Initial round of MOX layoff notices issued Thursday
Layoff notices have been issued at the Mixed Oxide Fuel Fabrication Facility project, according to a person familiar with the matter as well as communication obtained by the Aiken Standard.
Project management delivered the first round of Worker Adjustment and Retraining Notification act notices on Thursday, Nov. 8, according to internal bulletins issued by David Del Vecchio, the MOX Services president.
The process, contacting the batch of employees affected, took hours.
“I understand completely that this is a very stressful time for everyone,” one of Del Vecchio’s messages reads, “and ask that you please remain focused on your safety and your assigned work.”
It is not immediately clear how many workers — the imperiled project employs roughly 1,700 people — were set to receive WARN notices on Thursday.
One MOX worker, who the Aiken Standard has been in contact with, described the Thursday morning scene at MOX as “depressing.”
“People are just sitting around waiting to see if they get a notice today or not,” the person said. “It’s like a messed up lottery.”
According to Del Vecchio’s initial message, a second communication would be sent out when everyone in the first layoff round had been notified. That communication, also obtained by the Aiken Standard, was pushed out around 4 p.m.
The WARN act is a labor law that requires major employers to notify staff of mass layoffs or plant closures ahead of time. The WARN act affords workers 60 day’s notice.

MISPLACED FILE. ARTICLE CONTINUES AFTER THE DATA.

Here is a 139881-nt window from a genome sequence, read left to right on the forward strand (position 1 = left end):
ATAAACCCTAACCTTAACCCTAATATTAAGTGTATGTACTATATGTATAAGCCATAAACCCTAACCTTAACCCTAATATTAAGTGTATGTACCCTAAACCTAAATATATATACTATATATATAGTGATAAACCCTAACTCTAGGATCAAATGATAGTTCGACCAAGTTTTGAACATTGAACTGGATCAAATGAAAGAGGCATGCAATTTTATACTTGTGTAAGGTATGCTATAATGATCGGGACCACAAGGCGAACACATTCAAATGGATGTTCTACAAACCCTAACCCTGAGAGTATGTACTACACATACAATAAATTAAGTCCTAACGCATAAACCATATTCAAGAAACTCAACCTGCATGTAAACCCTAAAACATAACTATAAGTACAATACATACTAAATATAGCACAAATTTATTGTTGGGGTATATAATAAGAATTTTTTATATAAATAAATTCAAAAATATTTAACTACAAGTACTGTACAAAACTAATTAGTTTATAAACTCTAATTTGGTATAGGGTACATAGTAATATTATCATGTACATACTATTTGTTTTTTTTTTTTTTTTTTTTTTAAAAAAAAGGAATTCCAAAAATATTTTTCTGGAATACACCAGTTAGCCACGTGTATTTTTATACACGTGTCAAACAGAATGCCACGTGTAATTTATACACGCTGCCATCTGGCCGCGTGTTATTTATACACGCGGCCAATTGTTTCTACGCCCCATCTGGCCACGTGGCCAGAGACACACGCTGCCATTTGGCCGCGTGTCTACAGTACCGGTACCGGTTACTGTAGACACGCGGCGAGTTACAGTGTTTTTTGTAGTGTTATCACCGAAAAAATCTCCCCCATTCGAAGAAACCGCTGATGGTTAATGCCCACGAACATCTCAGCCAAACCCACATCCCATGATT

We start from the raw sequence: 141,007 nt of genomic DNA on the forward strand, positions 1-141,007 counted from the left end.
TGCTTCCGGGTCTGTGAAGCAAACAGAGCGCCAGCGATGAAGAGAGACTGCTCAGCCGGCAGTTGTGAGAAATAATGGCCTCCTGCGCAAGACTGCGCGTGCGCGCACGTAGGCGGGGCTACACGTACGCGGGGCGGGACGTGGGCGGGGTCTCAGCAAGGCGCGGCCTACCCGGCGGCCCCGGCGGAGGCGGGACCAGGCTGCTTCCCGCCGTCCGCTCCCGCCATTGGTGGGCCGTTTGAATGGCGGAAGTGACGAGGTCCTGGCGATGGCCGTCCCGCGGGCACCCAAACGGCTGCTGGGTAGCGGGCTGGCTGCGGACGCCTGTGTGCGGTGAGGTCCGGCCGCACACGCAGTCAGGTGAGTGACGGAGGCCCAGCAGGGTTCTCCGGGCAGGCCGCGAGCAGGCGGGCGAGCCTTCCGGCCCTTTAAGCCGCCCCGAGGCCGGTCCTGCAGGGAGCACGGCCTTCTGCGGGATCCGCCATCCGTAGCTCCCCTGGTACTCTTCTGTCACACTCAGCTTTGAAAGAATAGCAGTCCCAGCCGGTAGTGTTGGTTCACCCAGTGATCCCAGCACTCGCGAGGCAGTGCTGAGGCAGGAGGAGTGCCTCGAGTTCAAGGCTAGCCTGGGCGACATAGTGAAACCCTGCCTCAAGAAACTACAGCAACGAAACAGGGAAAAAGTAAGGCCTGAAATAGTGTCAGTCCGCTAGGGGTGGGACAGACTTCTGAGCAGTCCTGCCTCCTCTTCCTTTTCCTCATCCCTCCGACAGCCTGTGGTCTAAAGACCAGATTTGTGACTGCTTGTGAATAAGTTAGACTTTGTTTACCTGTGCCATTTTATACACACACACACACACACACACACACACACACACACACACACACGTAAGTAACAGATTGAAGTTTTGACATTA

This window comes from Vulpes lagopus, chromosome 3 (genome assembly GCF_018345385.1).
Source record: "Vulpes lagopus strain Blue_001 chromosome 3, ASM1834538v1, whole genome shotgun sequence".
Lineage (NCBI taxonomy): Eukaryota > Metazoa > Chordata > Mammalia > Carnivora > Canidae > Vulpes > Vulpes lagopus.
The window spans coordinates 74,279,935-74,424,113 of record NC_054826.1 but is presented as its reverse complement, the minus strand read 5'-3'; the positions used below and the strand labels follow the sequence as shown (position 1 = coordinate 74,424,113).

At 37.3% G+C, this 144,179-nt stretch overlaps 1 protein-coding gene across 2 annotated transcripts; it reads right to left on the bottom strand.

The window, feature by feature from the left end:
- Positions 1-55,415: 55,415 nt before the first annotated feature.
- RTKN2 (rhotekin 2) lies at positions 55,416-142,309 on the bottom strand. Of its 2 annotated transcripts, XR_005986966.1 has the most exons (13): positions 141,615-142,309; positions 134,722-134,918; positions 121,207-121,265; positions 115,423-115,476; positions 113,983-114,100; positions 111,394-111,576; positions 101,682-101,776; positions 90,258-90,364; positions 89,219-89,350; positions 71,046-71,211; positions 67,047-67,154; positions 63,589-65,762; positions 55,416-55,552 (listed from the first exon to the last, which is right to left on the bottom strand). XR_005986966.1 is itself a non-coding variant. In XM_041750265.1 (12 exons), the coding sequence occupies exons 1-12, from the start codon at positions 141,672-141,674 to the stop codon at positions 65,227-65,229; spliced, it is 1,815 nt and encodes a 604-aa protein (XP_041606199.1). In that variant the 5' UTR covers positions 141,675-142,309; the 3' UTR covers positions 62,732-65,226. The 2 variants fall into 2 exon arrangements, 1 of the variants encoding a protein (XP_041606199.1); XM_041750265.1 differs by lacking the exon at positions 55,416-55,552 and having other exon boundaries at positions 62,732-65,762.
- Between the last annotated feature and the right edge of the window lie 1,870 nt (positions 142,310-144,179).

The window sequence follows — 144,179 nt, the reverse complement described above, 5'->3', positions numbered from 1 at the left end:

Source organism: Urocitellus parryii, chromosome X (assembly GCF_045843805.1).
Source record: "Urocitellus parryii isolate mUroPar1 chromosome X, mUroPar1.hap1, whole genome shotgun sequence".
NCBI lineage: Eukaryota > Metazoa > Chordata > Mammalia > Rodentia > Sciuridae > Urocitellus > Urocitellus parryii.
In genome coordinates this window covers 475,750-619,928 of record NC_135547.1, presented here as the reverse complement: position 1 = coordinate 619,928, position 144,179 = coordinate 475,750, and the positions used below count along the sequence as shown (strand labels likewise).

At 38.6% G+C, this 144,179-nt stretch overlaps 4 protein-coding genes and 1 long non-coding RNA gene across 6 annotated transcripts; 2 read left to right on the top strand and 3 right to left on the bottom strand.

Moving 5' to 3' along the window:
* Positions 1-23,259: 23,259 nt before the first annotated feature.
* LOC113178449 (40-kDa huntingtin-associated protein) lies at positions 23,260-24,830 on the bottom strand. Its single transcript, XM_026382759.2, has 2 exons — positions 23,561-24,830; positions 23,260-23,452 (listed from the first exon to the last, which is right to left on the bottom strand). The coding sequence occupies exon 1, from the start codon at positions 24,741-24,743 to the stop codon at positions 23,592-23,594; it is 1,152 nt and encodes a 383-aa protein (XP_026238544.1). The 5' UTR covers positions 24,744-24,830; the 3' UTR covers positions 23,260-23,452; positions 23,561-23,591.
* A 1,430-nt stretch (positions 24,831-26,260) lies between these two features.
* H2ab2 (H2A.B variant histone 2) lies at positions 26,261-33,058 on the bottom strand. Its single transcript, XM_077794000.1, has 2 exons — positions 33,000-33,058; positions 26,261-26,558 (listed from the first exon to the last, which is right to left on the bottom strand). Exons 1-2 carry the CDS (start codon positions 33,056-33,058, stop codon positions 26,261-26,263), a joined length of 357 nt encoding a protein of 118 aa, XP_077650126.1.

Del Vecchio, in a prior employee-bound message, has said MOX layoffs would come in waves. The subsequent schedule, though, is unclear.
Del Vecchio has also said those laid off in the first round will not leave the project until after Jan. 1, 2019.
The project president on Thursday said the employee exit process will happen “during days 61 through 74.” That process includes securing one’s last paycheck and turning in one’s badge.
MOX Services is the prime contractor for the MOX project, an effectively dead and incomplete nuclear venture at the Savannah River Site. MOX, once complete, was designed to turn weapons-grade plutonium into fuel for commercial reactors.
After months of trying, and an intricate legal back-and-forth, the National Nuclear Security Administration executed MOX contract termination on Oct. 10. U.S. Secretary of Energy Rick Perry has repeatedly expressed his contempt for the project — it’s over budget, behind schedule, and there’s a better, cheaper alternative, he’s said.
Meanwhile, the NNSA and the U.S. Department of Defense want to turn MOX into a plutonium pit production hub. The NNSA-DOD joint wish was made in May.
Plutonium pits are nuclear weapon cores. The NNSA and the DOD want to produce them at SRS and at Los Alamos National Laboratory in New Mexico.
It will take about one year of work to fully mothball MOX, according to a NNSA statement of work, an official document that lays out expected closure timelines. The Aiken Standard obtained that document, which was attached to the NNSA’s MOX termination notice, last month.
Questions posed to the NNSA about the layoffs were redirected to project contractors.